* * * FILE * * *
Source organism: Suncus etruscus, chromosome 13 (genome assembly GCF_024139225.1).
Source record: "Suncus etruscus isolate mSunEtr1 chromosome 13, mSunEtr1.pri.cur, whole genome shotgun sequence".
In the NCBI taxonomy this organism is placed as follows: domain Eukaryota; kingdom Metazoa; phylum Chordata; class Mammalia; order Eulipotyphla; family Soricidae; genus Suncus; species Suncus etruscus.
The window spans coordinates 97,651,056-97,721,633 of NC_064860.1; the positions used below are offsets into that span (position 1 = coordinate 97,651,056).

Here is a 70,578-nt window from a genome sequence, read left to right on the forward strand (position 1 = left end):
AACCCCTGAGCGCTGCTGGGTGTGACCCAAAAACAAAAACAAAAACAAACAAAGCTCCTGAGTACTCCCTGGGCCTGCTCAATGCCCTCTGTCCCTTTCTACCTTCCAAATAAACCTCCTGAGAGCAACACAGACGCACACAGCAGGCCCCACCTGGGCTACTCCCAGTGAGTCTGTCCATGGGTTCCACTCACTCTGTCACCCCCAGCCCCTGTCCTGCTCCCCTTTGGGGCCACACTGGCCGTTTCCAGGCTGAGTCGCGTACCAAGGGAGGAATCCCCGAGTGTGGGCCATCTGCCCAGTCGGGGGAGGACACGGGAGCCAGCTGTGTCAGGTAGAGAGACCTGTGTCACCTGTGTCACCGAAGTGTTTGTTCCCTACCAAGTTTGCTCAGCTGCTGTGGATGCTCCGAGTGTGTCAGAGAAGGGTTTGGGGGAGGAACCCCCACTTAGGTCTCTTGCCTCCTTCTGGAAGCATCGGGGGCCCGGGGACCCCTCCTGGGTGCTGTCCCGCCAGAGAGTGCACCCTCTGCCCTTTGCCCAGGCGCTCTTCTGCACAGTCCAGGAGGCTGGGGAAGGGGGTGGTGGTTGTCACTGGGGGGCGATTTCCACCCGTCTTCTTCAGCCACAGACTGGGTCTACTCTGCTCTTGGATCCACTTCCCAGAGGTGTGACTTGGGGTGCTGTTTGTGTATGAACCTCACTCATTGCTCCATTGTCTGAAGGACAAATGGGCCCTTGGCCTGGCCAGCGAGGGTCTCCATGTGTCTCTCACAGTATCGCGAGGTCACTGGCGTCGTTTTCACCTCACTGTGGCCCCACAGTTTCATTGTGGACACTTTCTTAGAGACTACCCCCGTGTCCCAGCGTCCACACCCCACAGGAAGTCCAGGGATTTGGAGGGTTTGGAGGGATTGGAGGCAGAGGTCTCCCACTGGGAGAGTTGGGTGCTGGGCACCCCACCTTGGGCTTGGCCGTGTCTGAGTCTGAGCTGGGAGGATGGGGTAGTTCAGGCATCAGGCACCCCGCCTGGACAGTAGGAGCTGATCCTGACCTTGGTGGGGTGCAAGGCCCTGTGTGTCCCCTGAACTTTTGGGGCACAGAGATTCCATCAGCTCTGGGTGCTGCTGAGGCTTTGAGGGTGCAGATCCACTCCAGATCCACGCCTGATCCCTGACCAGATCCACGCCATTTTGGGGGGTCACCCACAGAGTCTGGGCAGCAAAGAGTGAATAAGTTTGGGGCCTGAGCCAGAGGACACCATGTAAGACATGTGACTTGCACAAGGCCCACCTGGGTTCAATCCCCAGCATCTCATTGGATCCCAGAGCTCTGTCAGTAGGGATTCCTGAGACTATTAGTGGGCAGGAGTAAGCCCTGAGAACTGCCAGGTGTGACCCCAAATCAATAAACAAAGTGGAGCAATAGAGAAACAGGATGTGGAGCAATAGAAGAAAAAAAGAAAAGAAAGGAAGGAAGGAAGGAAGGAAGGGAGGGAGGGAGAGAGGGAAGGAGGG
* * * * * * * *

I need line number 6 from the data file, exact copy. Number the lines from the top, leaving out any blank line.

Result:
AACCCCTGAGCGCTGCTGGGTGTGACCCAAAAACAAAAACAAAAACAAACAAAGCTCCTGAGTACTCCCTGGGCCTGCTCAATGCCCTCTGTCCCTTTCTACCTTCCAAATAAACCTCCTGAGAGCAACACAGACGCACACAGCAGGCCCCACCTGGGCTACTCCCAGTGAGTCTGTCCATGGGTTCCACTCACTCTGTCACCCCCAGCCCCTGTCCTGCTCCCCTTTGGGGCCACACTGGCCGTTTCCAGGCTGAGTCGCGTACCAAGGGAGGAATCCCCGAGTGTGGGCCATCTGCCCAGTCGGGGGAGGACACGGGAGCCAGCTGTGTCAGGTAGAGAGACCTGTGTCACCTGTGTCACCGAAGTGTTTGTTCCCTACCAAGTTTGCTCAGCTGCTGTGGATGCTCCGAGTGTGTCAGAGAAGGGTTTGGGGGAGGAACCCCCACTTAGGTCTCTTGCCTCCTTCTGGAAGCATCGGGGGCCCGGGGACCCCTCCTGGGTGCTGTCCCGCCAGAGAGTGCACCCTCTGCCCTTTGCCCAGGCGCTCTTCTGCACAGTCCAGGAGGCTGGGGAAGGGGGTGGTGGTTGTCACTGGGGGGCGATTTCCACCCGTCTTCTTCAGCCACAGACTGGGTCTACTCTGCTCTTGGATCCACTTCCCAGAGGTGTGACTTGGGGTGCTGTTTGTGTATGAACCTCACTCATTGCTCCATTGTCTGAAGGACAAATGGGCCCTTGGCCTGGCCAGCGAGGGTCTCCATGTGTCTCTCACAGTATCGCGAGGTCACTGGCGTCGTTTTCACCTCACTGTGGCCCCACAGTTTCATTGTGGACACTTTCTTAGAGACTACCCCCGTGTCCCAGCGTCCACACCCCACAGGAAGTCCAGGGATTTGGAGGGTTTGGAGGGATTGGAGGCAGAGGTCTCCCACTGGGAGAGTTGGGTGCTGGGCACCCCACCTTGGGCTTGGCCGTGTCTGAGTCTGAGCTGGGAGGATGGGGTAGTTCAGGCATCAGGCACCCCGCCTGGACAGTAGGAGCTGATCCTGACCTTGGTGGGGTGCAAGGCCCTGTGTGTCCCCTGAACTTTTGGGGCACAGAGATTCCATCAGCTCTGGGTGCTGCTGAGGCTTTGAGGGTGCAGATCCACTCCAGATCCACGCCTGATCCCTGACCAGATCCACGCCATTTTGGGGGGTCACCCACAGAGTCTGGGCAGCAAAGAGTGAATAAGTTTGGGGCCTGAGCCAGAGGACACCATGTAAGACATGTGACTTGCACAAGGCCCACCTGGGTTCAATCCCCAGCATCTCATTGGATCCCAGAGCTCTGTCAGTAGGGATTCCTGAGACTATTAGTGGGCAGGAGTAAGCCCTGAGAACTGCCAGGTGTGACCCCAAATCAATAAACAAAGTGGAGCAATAGAGAAACAGGATGTGGAGCAATAGAAGAAAAAAAGAAAAGAAAGGAAGGAAGGAAGGAAGGAAGGGAGGGAGGGAGAGAGGGAAGGAGGG